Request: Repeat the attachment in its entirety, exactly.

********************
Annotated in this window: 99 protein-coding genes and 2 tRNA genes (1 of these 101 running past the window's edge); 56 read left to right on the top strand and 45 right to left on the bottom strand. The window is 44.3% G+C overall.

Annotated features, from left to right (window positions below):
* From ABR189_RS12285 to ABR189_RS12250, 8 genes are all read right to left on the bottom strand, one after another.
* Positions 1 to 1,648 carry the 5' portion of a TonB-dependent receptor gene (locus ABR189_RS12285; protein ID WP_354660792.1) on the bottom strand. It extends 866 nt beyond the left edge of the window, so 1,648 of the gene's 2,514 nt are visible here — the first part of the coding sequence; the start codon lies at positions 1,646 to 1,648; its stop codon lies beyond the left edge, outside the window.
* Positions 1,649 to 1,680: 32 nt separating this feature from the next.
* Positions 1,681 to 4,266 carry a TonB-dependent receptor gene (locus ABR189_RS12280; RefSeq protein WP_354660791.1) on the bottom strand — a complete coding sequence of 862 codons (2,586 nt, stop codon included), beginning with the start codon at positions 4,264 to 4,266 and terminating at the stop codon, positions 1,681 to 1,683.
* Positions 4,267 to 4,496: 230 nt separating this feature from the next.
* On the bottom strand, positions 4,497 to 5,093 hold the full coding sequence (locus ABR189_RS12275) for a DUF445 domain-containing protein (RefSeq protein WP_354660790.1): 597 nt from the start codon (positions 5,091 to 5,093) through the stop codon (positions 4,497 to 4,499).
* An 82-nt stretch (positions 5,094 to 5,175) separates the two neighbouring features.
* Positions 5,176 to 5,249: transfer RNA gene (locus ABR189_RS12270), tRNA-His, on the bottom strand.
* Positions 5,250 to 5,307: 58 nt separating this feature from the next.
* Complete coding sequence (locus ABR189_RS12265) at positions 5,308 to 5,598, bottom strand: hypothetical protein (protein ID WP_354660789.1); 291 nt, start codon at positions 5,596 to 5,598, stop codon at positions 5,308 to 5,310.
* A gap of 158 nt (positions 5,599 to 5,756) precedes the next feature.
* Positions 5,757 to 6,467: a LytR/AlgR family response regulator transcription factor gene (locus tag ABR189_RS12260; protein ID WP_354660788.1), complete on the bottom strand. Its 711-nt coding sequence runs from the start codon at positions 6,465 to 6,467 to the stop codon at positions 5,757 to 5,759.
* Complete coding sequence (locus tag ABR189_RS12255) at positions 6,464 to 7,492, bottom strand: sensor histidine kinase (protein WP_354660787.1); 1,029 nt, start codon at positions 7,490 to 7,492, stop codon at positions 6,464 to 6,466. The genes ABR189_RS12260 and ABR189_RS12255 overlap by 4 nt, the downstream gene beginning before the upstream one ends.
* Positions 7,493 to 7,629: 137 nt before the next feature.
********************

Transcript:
Annotated in this window: 99 protein-coding genes and 2 tRNA genes (1 of these 101 running past the window's edge); 56 read left to right on the top strand and 45 right to left on the bottom strand. The window is 44.3% G+C overall.

Annotated features, from left to right (window positions below):
* From ABR189_RS12285 to ABR189_RS12250, 8 genes are all read right to left on the bottom strand, one after another.
* Positions 1 to 1,648 carry the 5' portion of a TonB-dependent receptor gene (locus ABR189_RS12285; protein ID WP_354660792.1) on the bottom strand. It extends 866 nt beyond the left edge of the window, so 1,648 of the gene's 2,514 nt are visible here — the first part of the coding sequence; the start codon lies at positions 1,646 to 1,648; its stop codon lies beyond the left edge, outside the window.
* Positions 1,649 to 1,680: 32 nt separating this feature from the next.
* Positions 1,681 to 4,266 carry a TonB-dependent receptor gene (locus ABR189_RS12280; RefSeq protein WP_354660791.1) on the bottom strand — a complete coding sequence of 862 codons (2,586 nt, stop codon included), beginning with the start codon at positions 4,264 to 4,266 and terminating at the stop codon, positions 1,681 to 1,683.
* Positions 4,267 to 4,496: 230 nt separating this feature from the next.
* On the bottom strand, positions 4,497 to 5,093 hold the full coding sequence (locus ABR189_RS12275) for a DUF445 domain-containing protein (RefSeq protein WP_354660790.1): 597 nt from the start codon (positions 5,091 to 5,093) through the stop codon (positions 4,497 to 4,499).
* An 82-nt stretch (positions 5,094 to 5,175) separates the two neighbouring features.
* Positions 5,176 to 5,249: transfer RNA gene (locus ABR189_RS12270), tRNA-His, on the bottom strand.
* Positions 5,250 to 5,307: 58 nt separating this feature from the next.
* Complete coding sequence (locus ABR189_RS12265) at positions 5,308 to 5,598, bottom strand: hypothetical protein (protein ID WP_354660789.1); 291 nt, start codon at positions 5,596 to 5,598, stop codon at positions 5,308 to 5,310.
* A gap of 158 nt (positions 5,599 to 5,756) precedes the next feature.
* Positions 5,757 to 6,467: a LytR/AlgR family response regulator transcription factor gene (locus tag ABR189_RS12260; protein ID WP_354660788.1), complete on the bottom strand. Its 711-nt coding sequence runs from the start codon at positions 6,465 to 6,467 to the stop codon at positions 5,757 to 5,759.
* Complete coding sequence (locus tag ABR189_RS12255) at positions 6,464 to 7,492, bottom strand: sensor histidine kinase (protein WP_354660787.1); 1,029 nt, start codon at positions 7,490 to 7,492, stop codon at positions 6,464 to 6,466. The genes ABR189_RS12260 and ABR189_RS12255 overlap by 4 nt, the downstream gene beginning before the upstream one ends.
* Positions 7,493 to 7,629: 137 nt before the next feature.